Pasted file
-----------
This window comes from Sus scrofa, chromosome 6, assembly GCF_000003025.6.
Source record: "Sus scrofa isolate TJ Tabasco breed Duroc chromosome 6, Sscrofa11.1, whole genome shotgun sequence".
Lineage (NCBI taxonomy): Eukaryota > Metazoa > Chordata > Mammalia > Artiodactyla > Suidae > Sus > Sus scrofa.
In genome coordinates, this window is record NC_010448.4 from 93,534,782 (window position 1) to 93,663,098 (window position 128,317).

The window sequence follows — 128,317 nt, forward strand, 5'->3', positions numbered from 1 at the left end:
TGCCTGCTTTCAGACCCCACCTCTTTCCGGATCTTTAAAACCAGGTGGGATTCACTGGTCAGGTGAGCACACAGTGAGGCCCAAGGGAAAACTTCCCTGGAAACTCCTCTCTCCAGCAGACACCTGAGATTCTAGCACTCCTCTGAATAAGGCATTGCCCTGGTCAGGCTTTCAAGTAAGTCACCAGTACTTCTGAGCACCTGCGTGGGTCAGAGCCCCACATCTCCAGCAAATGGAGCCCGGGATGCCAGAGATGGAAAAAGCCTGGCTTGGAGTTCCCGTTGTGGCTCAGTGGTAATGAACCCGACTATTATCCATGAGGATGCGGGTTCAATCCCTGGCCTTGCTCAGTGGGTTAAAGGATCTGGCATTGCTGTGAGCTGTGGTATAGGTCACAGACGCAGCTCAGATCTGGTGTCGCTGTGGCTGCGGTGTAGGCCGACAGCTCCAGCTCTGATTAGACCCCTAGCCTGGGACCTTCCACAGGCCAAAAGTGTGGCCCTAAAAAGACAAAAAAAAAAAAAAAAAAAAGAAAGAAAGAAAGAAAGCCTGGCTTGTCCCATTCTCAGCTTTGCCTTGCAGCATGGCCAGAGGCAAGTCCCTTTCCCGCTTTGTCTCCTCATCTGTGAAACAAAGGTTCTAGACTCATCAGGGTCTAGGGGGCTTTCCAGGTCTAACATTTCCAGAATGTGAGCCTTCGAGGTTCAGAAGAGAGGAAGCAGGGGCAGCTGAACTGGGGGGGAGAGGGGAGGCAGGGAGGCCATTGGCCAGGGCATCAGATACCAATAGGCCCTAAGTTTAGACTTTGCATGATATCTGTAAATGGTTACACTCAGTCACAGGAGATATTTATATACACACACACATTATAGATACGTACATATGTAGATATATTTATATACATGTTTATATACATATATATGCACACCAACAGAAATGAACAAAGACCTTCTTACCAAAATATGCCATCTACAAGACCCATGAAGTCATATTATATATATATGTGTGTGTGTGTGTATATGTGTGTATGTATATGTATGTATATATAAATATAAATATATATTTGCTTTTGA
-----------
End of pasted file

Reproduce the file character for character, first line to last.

This window comes from Sus scrofa, chromosome 6, assembly GCF_000003025.6.
Source record: "Sus scrofa isolate TJ Tabasco breed Duroc chromosome 6, Sscrofa11.1, whole genome shotgun sequence".
Lineage (NCBI taxonomy): Eukaryota > Metazoa > Chordata > Mammalia > Artiodactyla > Suidae > Sus > Sus scrofa.
In genome coordinates, this window is record NC_010448.4 from 93,534,782 (window position 1) to 93,663,098 (window position 128,317).

The window sequence follows — 128,317 nt, forward strand, 5'->3', positions numbered from 1 at the left end:
TGCCTGCTTTCAGACCCCACCTCTTTCCGGATCTTTAAAACCAGGTGGGATTCACTGGTCAGGTGAGCACACAGTGAGGCCCAAGGGAAAACTTCCCTGGAAACTCCTCTCTCCAGCAGACACCTGAGATTCTAGCACTCCTCTGAATAAGGCATTGCCCTGGTCAGGCTTTCAAGTAAGTCACCAGTACTTCTGAGCACCTGCGTGGGTCAGAGCCCCACATCTCCAGCAAATGGAGCCCGGGATGCCAGAGATGGAAAAAGCCTGGCTTGGAGTTCCCGTTGTGGCTCAGTGGTAATGAACCCGACTATTATCCATGAGGATGCGGGTTCAATCCCTGGCCTTGCTCAGTGGGTTAAAGGATCTGGCATTGCTGTGAGCTGTGGTATAGGTCACAGACGCAGCTCAGATCTGGTGTCGCTGTGGCTGCGGTGTAGGCCGACAGCTCCAGCTCTGATTAGACCCCTAGCCTGGGACCTTCCACAGGCCAAAAGTGTGGCCCTAAAAAGACAAAAAAAAAAAAAAAAAAAAGAAAGAAAGAAAGAAAGCCTGGCTTGTCCCATTCTCAGCTTTGCCTTGCAGCATGGCCAGAGGCAAGTCCCTTTCCCGCTTTGTCTCCTCATCTGTGAAACAAAGGTTCTAGACTCATCAGGGTCTAGGGGGCTTTCCAGGTCTAACATTTCCAGAATGTGAGCCTTCGAGGTTCAGAAGAGAGGAAGCAGGGGCAGCTGAACTGGGGGGGAGAGGGGAGGCAGGGAGGCCATTGGCCAGGGCATCAGATACCAATAGGCCCTAAGTTTAGACTTTGCATGATATCTGTAAATGGTTACACTCAGTCACAGGAGATATTTATATACACACACACATTATAGATACGTACATATGTAGATATATTTATATACATGTTTATATACATATATATGCACACCAACAGAAATGAACAAAGACCTTCTTACCAAAATATGCCATCTACAAGACCCATGAAGTCATATTATATATATATGTGTGTGTGTGTGTATATGTGTGTATGTATATGTATGTATATATAAATATAAATATATATTTGCTTTTGA